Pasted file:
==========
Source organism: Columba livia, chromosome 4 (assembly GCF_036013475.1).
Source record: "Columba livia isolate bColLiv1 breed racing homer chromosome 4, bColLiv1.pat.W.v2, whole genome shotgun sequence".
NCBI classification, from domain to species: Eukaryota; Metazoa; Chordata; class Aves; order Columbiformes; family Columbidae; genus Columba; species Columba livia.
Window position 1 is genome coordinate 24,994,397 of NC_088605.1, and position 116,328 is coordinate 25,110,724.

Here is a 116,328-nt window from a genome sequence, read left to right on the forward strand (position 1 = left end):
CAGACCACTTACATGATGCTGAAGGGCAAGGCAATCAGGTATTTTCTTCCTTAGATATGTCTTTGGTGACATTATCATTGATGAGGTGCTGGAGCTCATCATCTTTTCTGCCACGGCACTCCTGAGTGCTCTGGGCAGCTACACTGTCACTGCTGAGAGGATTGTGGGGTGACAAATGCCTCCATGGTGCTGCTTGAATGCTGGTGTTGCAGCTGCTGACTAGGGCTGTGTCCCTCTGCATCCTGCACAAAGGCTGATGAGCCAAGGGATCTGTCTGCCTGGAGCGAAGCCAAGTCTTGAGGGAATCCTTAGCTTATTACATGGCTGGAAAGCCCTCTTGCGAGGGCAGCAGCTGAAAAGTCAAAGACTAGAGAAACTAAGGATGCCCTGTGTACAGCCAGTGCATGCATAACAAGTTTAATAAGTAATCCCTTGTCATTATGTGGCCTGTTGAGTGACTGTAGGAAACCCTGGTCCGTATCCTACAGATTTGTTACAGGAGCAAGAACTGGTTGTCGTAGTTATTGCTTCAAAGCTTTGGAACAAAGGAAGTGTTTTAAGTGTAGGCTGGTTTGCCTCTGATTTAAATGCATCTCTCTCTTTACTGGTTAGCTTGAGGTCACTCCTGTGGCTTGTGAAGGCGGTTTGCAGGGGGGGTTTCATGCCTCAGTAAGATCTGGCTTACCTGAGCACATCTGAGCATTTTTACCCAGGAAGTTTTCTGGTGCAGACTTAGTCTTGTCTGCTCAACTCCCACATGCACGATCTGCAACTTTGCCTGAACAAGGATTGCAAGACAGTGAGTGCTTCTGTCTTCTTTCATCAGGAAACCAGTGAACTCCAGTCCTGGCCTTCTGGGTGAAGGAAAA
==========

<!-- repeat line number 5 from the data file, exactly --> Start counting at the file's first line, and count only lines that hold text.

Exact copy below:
Here is a 116,328-nt window from a genome sequence, read left to right on the forward strand (position 1 = left end):